IKEA’s New Sustainability Strategy Includes Energy Independence
IKEA is taking another step toward its green goals by introducing a new sustainability strategy designed to help the company become energy independent by 2020.To demonstrate their commitment to an eco-conscious consumer base and corporate responsibility, many companies have devised sustainability strategies that incorporate both the supply chain process and products.
Last month, IKEA, which currently ranks in the top 20 commercial solar customers, announced a plan to boost its sustainability efforts.
Through its “People and Planet Positive” plan, the Swedish furniture giant aims to become energy and resource independent. According to the company, new sustainability measures include converting all traditional lighting to LED lighting, which uses up to 85 percent less electricity and has a lifespan of 20 years. It will convert its full lighting range by 2016.
IKEA currently sources products from 1,018 suppliers in 53 countries and will also offer energy-efficient home appliances at relatively low prices.
“We believe that sustainability should not be a luxury good — it should be affordable for everyone,” Steve Howard, chief sustainability officer at IKEA Group, said in an announcement.
The plan also states that the company will become energy and resource independent by “securing long-term access to sustainable raw materials, promoting recycling and using resources within the limits of the planet.” That goal includes adding funds to the $1.8 billion already allocated to its wind and solar projects. Currently, the company owns wind farms located in six European countries and has 342,000 solar panels installed in stores, Reuters notes.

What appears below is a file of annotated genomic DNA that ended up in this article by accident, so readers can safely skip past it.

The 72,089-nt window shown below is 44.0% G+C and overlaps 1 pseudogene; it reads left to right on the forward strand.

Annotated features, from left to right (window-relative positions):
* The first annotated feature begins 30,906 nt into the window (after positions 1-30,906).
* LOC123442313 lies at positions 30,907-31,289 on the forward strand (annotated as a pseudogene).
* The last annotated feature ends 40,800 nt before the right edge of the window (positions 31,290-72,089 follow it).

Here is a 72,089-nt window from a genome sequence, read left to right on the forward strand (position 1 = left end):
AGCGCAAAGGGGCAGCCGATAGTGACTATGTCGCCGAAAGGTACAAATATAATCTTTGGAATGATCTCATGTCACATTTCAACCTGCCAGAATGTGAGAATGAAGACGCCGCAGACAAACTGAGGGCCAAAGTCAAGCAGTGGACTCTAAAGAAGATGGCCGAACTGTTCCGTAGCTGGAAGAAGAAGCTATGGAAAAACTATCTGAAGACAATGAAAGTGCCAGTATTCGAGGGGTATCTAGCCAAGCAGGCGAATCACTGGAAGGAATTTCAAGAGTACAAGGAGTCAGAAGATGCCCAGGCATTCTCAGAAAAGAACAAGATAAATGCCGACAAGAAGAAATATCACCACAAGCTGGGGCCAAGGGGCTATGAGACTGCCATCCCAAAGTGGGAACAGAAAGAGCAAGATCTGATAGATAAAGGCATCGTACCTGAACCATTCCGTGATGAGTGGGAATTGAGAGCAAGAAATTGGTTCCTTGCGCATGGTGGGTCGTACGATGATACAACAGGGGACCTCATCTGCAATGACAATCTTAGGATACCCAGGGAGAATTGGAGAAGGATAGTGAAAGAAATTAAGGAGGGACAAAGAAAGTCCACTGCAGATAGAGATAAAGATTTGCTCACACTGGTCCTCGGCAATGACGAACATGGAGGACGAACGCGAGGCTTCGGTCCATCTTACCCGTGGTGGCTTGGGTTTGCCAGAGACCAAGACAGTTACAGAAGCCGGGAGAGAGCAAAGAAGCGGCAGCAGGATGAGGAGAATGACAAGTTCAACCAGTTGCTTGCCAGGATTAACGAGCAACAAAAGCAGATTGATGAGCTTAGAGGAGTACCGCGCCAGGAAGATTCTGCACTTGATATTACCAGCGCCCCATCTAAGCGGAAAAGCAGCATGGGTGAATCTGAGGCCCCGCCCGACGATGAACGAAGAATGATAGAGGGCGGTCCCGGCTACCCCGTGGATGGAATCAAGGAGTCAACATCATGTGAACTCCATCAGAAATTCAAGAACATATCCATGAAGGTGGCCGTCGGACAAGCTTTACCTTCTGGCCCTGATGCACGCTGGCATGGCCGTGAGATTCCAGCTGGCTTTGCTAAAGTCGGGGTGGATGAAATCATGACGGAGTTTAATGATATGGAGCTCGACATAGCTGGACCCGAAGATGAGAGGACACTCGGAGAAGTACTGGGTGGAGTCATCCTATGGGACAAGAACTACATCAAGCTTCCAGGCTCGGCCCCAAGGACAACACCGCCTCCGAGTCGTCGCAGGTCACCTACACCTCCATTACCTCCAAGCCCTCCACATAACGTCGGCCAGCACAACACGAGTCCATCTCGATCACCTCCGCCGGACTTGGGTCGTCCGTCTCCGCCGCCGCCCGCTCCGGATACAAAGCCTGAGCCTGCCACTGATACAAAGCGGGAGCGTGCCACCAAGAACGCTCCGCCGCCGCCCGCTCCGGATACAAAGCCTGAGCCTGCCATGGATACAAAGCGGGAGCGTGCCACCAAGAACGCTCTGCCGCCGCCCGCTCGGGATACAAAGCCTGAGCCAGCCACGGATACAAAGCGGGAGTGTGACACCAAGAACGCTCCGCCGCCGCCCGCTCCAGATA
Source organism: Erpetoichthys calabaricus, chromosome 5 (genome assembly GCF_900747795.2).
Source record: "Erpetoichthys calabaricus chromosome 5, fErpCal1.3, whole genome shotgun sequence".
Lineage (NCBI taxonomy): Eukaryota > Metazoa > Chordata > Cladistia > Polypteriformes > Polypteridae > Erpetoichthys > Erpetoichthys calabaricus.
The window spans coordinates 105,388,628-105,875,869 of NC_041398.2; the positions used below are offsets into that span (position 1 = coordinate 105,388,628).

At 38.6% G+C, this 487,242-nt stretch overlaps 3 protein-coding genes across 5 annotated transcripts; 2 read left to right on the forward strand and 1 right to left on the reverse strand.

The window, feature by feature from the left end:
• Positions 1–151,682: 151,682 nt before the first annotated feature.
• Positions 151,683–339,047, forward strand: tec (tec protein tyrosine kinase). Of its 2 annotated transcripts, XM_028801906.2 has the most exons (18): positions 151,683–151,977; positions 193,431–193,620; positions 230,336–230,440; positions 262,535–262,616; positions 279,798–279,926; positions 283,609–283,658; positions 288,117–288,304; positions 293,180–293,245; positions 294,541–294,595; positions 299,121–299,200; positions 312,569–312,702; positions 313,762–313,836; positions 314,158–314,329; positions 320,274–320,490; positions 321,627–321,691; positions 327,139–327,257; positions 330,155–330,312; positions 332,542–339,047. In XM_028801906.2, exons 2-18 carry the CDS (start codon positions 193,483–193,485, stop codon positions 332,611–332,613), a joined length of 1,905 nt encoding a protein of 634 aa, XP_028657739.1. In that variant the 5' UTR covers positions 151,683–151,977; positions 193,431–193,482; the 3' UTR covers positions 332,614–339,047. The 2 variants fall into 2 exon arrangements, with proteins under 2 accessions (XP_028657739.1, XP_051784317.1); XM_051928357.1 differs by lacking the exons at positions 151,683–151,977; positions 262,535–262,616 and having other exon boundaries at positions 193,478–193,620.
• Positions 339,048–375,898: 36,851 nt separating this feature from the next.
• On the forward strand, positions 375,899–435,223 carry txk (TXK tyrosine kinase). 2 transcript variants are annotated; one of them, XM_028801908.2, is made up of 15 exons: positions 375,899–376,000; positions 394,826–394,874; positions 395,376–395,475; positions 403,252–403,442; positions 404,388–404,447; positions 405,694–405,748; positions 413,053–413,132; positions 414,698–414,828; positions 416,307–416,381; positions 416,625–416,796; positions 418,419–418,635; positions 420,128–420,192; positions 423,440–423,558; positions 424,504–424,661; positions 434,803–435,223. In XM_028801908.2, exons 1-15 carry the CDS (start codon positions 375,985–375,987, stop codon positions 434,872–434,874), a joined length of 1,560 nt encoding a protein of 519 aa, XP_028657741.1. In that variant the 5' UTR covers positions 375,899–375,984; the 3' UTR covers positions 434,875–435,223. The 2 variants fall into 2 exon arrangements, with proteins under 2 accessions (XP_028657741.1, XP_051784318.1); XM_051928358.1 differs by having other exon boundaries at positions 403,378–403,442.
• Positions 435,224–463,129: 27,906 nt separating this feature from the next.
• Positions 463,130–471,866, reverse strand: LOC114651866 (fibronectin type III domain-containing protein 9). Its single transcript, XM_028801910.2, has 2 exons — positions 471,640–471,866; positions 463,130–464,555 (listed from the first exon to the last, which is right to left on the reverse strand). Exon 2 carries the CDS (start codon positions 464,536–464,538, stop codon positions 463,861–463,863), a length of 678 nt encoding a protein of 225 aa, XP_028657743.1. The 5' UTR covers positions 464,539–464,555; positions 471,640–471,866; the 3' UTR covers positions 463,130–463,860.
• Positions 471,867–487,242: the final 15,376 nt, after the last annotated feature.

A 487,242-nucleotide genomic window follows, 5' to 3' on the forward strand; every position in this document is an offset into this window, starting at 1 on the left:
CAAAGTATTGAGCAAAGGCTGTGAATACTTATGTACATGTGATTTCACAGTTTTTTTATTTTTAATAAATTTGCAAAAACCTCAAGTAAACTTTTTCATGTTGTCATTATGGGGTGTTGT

Before the People & Planet Positive plan was announced, the company had already surpassed a 70 percent solar presence in its U.S. locations, according to the Corporate Social Responsibility Newswire. As of last month, the company has introduced solar installations to 34 additional stores and distribution centers, with 5 more in development, representing 90 percent solar presence in its U.S locations.
The third goal is to boost sustainability among suppliers by encouraging them to focus on compliance and shared values. IKEA plans to accomplish this by extending a code of conduct through its value chain.
In an interview with Green & Clean, IKEA’s corporate public relations director Mona Liss said that it’s important to have the supply chain follow the company’s overarching standards. “We see that in most cases, sustainability creates efficiencies, therefore saving money and creating new business opportunities,” she explained.